Complimentary Lab Test

At Sonic, after initial discussions, lab tests are the starting point for all custom designed mixing and blending systems. Lab tests are complimentary, we only ask that the customer pay for shipping to/from Sonic located in Stratford, Connecticut. There are a number of reasons why supporting free lab tests make good business sense.

Wait! Isn’t free usually a gimmick? Why would any company give something away for free unless there is a catch? The philosophy here at Sonic is what better way to prove the equipment than with the customer’s material. Once samples are produced and the customer has confirmed quality it is easy to agree to move forward. Also, Sonic needs to confirm the best pump to handle the given materials and pressure to produce the desired results.

This blog will explore the lab test basic design of experiment, mixing & blending custom design parameter definition and importance of an initial trial.

Design of Experiment

Typically the design of experiment in the Sonic lab revolves around the current product process and Sonolator homogenizer parameters or TechBlend blending parameters. For example, if you are making an emulsion with a hot oil phase we will mimic the current process and modify this process to take advantage of Sonolator homogenizer multiple feed efficiencies. For example, say your current process is to load the oil and other oil soluble ingredients into a tank and heat to temperature. Then, other ingredients are added and 100% of the batch is heated to temperature. Once at temperature the batch is stirred for a period of time until the emulsion is formed. When the emulsion is formed the batch is still at temperature, so it then needs to be cooled to be able to go off to its next destination (usually storage or filling line).

Often when a multiple feed Sonolator is used we can heat just the oil phase. Then, the hot oil stream is combined with the other streams water concentrate (containing all the water soluble ingredients) and straight water which are at ambient temperatures. These three ingredients, hot oil, ambient water concentrate and water are metered together using Coriolis style mass flow meters through the Sonolator homogenizer. The emulsion is formed in-line in a continuous or semi-continuous fashion.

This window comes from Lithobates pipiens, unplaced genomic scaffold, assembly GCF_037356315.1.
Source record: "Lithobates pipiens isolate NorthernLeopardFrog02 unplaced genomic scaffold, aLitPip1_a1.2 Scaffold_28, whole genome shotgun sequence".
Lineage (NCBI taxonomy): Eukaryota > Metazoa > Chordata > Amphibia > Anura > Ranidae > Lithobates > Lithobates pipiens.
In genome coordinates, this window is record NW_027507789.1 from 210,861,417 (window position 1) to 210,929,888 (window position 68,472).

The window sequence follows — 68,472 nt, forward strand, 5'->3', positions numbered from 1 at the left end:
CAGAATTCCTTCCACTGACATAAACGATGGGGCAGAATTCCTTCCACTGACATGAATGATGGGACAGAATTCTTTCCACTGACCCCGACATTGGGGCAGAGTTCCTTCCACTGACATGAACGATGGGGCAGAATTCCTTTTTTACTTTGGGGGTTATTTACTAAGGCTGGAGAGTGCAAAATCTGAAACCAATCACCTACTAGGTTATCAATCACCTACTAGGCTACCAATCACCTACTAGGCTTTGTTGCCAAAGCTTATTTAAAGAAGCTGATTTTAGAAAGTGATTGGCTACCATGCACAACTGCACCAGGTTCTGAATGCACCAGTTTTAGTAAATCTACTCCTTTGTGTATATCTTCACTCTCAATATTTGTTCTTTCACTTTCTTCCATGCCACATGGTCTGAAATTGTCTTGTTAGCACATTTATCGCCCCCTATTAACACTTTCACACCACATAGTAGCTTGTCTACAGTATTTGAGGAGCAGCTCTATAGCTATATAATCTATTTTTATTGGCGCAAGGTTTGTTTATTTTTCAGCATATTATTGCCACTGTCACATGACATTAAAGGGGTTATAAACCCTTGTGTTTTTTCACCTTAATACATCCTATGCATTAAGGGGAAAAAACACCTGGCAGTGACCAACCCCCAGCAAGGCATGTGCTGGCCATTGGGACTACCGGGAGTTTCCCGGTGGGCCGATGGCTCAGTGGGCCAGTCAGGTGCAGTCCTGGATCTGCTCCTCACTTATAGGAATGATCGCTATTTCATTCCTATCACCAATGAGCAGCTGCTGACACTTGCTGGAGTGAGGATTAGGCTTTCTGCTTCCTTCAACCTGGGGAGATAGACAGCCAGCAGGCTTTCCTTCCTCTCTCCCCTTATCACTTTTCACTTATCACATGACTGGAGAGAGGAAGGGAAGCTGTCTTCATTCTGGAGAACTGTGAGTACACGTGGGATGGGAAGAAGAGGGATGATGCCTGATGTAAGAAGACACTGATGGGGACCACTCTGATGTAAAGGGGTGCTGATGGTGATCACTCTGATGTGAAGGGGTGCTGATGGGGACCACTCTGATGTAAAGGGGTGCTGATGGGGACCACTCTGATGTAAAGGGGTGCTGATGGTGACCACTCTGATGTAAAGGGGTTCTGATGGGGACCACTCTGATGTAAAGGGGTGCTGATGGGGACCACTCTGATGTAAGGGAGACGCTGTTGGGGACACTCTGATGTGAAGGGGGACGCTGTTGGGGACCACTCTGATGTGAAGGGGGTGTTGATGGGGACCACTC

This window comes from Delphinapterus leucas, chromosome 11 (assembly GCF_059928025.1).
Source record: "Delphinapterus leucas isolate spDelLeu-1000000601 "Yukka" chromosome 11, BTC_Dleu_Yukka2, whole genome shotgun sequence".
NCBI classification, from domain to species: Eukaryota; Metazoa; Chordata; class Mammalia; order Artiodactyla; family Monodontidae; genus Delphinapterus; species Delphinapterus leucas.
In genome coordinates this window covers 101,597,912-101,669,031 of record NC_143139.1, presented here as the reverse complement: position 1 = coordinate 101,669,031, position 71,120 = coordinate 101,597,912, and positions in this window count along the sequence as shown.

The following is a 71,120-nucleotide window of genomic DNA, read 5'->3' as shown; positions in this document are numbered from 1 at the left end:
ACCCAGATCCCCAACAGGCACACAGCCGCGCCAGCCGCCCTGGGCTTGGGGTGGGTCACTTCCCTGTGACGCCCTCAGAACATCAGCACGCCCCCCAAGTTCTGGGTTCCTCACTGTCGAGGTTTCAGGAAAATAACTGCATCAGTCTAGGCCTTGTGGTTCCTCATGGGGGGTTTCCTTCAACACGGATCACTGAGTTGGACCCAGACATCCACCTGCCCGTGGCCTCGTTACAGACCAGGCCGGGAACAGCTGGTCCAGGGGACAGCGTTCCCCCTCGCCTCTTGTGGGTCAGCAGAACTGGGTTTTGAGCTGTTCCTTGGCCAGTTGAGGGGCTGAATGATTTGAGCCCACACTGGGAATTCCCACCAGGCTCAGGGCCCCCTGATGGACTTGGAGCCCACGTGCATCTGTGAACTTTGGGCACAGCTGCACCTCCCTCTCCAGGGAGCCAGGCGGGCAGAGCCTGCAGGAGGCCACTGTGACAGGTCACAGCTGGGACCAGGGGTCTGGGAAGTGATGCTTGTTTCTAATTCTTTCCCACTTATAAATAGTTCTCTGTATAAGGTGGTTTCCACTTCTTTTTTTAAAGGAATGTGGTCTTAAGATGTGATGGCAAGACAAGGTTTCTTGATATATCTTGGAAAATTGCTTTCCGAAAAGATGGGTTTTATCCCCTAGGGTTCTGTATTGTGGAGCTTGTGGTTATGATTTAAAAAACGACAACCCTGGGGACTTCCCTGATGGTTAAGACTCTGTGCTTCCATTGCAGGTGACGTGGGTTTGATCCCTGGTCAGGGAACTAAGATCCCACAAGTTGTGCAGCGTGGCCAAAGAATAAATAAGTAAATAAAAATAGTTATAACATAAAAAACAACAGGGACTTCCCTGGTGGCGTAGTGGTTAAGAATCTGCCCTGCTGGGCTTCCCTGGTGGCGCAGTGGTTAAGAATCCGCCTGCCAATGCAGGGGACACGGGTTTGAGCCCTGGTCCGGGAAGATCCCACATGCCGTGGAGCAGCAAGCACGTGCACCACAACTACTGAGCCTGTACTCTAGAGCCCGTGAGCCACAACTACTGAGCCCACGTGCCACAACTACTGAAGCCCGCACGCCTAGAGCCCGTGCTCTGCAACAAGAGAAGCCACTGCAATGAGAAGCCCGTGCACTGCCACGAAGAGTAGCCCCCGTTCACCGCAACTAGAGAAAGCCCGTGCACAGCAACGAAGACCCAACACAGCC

Therefore, many of the original batch process key elements are duplicated, but the forming of the emulsion and temperatures are modified to fit the advantages of the Sonolator.

Parameter Definition

One of the key parameters for the Sonolator homogenizer is pressure. Therefore, homogenizer trials are usually run using various pressures. Typically 8 or 16 ounce samples or other sizes depending on customer preference and validation methods would be collected at each pressure. The Sonolator is operated from 100 to 5000 PSI, so samples can be created over a wide range of pressures. Typically, the higher the pressure the smaller the particle size or better the dispersion. Samples created would be sent to the customer for evaluation. We see our clients as experts in their processes, so Sonic provides samples and we let the experts tell us whether or not the equipment is well suited to their product.

Solution Confidence

When the customer makes the determination that the equipment is performing as desired for a given application, then Sonic need only help them calculate and justify ROI, product improvements and/or process improvements. Sonic likes to have the customer validating and confirming the efficacy of the system. Additionally, because we have handled the material in our lab Sonic has been able to ensure the application is right for the equipment. Experience with the material is extremely important when defining the best pump for a particular stream. With custom designed equipment Sonic is not locked into any particular pump or system component, but rather can and does select the best pump and components for each stream. Finally, there is seamless scalability with the Sonolator homogenizer. There is a known relationship between the pressure, flow rate and size of the orifice. After the best/lowest pressure has been defined in the lab trial, the customer states their desired flow rate and we solve for ‘x’ where ‘x’ is the size of the orifice that delivers the needed pressure at the desired flow rate.

For more information on the known relationship between the size of the orifice, pressure and flow rate or to discuss a lab test for your application please contact me at jim.conroy@sonicmixing.com.